What's the interrupt latency and/or overhead when using DT-Ints?


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  1. #1
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    Default What's the interrupt latency and/or overhead when using DT-Ints?

    With this post I'd like to visually demonstrate what kind of latency and overhead to expect when using DT-Ints. I'd like to point out that I am i no way criticising DT-ints, they are wonderful to work with and I could not imagine PBP without them but when you need to interrupt at high speed they are not that great and I wanted to put some numbers on it.

    To measure this I wrote a very simple piece of code, all it does is toggle an output as fast as it can. Then a periodic timer interrupt was introduced and in the actual interrupt service routine a short pulse on another output was created. Here's what that looks like on a scope:

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    The top (blue) trace shows the output normally toggling at a fast rate. The bottom (yellow) trace shows the pulse generated by the code in the interrupt service routine. If we zoom in a little bit we can put some cursors on the screen and measure the latency:

    Name:  Overhead test 2.png
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    As soon as the interrupt trips the main code stops executing (output stops toggling) but OUR code in the interrupt service routine (which is what generates the pulse on the yellow trace) doesn't start to exectute until around DT-Ints have had to time to store a copy of the system variables which in this case takes around 7us. This PIC is running at 64MHz which means the latency on entry is roughly 112 instruction cycles.

    As soon as the falling edge of the pulse occurs we're done in the ISR and DT-Ints now has to restore all the system variables, clearing the interrupt flag and so on which takes slightly longer than on entry, around 8us or 128 instruction cycles:

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    So, even though we're only spending 5us in the actual interrupt service routine the main routine is suspended for almost 21us - at 64MHz clock frequency. Even if no code at all was actually executed in the ISR the save and restore process that DT-Ints needs to perform takes, at the very least, somewhere around 240 instruction cycles. Now, 240 instruction cycles at 64MHz is "only" 15us which may no seem like much but if you're trying to interrupt at, lets say 25kHz you only got 40us between each interrupt. Spending 15 of those traveling to and from the interrupt plus, lets say, 5us in the ISR makes the 64MHz PIC "feel" like a 32MHz PIC. Any software timed commands in the main code (like PAUSE, SERIN, PULSIN etc) will off by a factor of 2.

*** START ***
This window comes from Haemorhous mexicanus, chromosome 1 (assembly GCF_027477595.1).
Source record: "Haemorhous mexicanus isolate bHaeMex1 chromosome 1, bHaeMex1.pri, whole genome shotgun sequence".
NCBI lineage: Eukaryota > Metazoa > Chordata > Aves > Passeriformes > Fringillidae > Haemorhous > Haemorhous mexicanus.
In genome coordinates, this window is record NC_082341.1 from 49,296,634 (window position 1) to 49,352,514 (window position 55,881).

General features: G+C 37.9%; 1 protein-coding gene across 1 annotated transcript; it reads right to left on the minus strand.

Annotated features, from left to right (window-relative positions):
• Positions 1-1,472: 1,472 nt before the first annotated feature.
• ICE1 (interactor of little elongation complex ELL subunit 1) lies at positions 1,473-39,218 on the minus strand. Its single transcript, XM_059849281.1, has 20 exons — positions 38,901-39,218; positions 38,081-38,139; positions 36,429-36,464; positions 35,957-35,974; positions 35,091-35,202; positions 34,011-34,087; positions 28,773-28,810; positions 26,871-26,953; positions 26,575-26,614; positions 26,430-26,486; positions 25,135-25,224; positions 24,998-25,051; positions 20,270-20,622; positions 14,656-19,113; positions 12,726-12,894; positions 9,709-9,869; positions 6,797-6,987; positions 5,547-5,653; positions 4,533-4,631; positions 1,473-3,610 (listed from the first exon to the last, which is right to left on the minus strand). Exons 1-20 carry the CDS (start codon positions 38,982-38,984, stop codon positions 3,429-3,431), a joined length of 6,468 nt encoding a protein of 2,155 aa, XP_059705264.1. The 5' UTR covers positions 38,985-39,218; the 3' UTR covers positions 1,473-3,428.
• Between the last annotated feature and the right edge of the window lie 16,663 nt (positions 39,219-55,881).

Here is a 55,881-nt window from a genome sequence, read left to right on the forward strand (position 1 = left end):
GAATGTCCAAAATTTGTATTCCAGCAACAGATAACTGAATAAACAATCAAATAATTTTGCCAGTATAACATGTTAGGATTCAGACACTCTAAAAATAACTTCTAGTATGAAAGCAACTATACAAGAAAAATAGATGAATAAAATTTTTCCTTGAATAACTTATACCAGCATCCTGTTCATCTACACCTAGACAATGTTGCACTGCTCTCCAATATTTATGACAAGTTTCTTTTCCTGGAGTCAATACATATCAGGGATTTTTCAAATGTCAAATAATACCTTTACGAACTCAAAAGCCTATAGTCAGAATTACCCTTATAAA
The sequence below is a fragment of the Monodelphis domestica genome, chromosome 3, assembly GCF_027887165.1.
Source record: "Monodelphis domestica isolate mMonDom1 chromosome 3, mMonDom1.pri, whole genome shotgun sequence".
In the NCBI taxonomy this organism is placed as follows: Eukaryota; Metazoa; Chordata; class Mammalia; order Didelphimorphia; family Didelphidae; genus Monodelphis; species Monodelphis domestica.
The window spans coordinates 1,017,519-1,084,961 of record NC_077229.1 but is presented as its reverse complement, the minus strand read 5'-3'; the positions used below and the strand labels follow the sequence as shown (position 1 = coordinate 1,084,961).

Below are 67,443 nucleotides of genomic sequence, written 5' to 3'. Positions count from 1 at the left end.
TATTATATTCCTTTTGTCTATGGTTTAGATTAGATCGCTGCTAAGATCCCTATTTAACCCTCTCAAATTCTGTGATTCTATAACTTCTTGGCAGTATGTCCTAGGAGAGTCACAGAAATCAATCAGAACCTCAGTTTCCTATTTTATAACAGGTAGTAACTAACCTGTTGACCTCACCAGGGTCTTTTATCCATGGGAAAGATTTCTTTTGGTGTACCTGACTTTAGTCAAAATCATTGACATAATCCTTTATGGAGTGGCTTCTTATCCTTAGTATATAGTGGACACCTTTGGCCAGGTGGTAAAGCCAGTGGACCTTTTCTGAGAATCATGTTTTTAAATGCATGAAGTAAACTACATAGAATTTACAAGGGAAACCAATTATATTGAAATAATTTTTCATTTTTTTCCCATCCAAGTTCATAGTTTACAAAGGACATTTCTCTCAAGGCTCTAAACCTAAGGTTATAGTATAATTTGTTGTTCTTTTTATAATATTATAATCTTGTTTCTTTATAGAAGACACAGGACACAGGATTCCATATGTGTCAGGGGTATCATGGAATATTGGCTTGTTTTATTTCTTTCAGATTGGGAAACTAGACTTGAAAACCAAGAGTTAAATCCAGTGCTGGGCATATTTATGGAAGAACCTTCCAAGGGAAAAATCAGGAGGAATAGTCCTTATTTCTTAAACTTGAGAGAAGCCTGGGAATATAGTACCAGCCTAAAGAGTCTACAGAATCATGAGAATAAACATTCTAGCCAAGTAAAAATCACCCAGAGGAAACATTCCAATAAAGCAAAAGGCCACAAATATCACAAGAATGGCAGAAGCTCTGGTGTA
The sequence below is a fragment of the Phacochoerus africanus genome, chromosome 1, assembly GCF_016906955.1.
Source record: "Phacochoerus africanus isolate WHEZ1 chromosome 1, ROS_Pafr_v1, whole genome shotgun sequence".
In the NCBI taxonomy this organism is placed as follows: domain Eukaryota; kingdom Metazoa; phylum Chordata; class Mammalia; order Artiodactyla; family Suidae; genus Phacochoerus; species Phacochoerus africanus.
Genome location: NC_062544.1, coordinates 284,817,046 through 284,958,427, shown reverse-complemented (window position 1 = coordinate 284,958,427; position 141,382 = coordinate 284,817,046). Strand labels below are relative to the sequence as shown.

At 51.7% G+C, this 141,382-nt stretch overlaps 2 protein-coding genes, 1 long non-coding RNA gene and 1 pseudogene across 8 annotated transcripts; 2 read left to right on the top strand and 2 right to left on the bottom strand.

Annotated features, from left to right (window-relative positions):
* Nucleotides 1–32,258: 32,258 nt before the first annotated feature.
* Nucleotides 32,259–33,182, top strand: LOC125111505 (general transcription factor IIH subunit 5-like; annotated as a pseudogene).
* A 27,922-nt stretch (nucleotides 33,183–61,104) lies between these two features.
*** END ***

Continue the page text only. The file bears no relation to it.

The above tests were done on an 18F25K20 running at 64MHz, using PBP 3.0.8.0 with support for LONGs disabled. With LONGs enabled the 15us overhead increases to roughly 18us or around 290 instruction cycles.

    Here's the code I used:
    Code:
    DEFINE OSC 64
    DEFINE LOADER_USED 1            ' We're using a bootloader.
    
    INCLUDE "DT_INTS-18.bas"
    INCLUDE "ReEnterPBP-18.bas"
    
    ASM
    INT_LIST  macro    ; IntSource,        Label,  Type, ResetFlag?
            INT_Handler   TMR0_INT,  _TimezUp,   PBP,  yes
        endm
        INT_CREATE              ; Creates the interrupt processor
    ENDASM
    
    ANSEL = 0
    ANSELH = 0
    TRISB = %11111100           ' PortB.0 and PortB.1 are outputs.
    
    ' Configure TMR0 to roll over at a rate of 31250Hz (every 32us)
    T0CON=%11000010             ' TMR0 on, 8bit mode, 1:2 prescaler
    
    @ INT_ENABLE  TMR0_INT      ; Enable INT0 interrupts
    
    Main:
        LATB.1 = !LATB.1        ' Toggle PortB.1 as fast as we can
    Goto Main
    
    TimezUp:
        ' Create a short pulse on PortB.0
        LATB.0 = 1
        PAUSEUS 5
        LATB.0 = 0
    @ INT_RETURN
    /Henrik.
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    Last edited by HenrikOlsson; - 18th August 2016 at 20:42.

  2. #2


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    Default Re: What's the interrupt latency and/or overhead when using DT-Ints?

    That's good info Henrik. Saving the PBP system vars takes a lot of time!

    Do you have the same measurement done with an ASM-type interrupt handler?

  3. #3
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    Default Re: What's the interrupt latency and/or overhead when using DT-Ints?

    As far as I know, if you have more than one INT_Handler, then it will take more time to do overhead checking on what label to jump, even if only one interrupt occurred. And further down the list it will take more time to jump to that label.
    ASM int header is faster "only" for save and restore time needed. Which is not small at all.
    From Re-EnterPBP-18 file, we can see that it need maximum 34 word to be saved and restored(can be less, depending on conditional assembling). Variables are grouped, so only one banksel instruction are needed.
    To save or restore 34 words(68 bytes) we need 136 instructions(one to load to W and one to load to F). I didn't check if PBP uses MOVFF, so maybe there is room for improvement.
    So worst case: just to save and restore PBP variables takes 280 instructions(272 movX instructions, +2 call, +2 returns, +2 banksel)
    Henrik's test program didn't have any IF then so didn't have any of T variables used, that is why it was faster.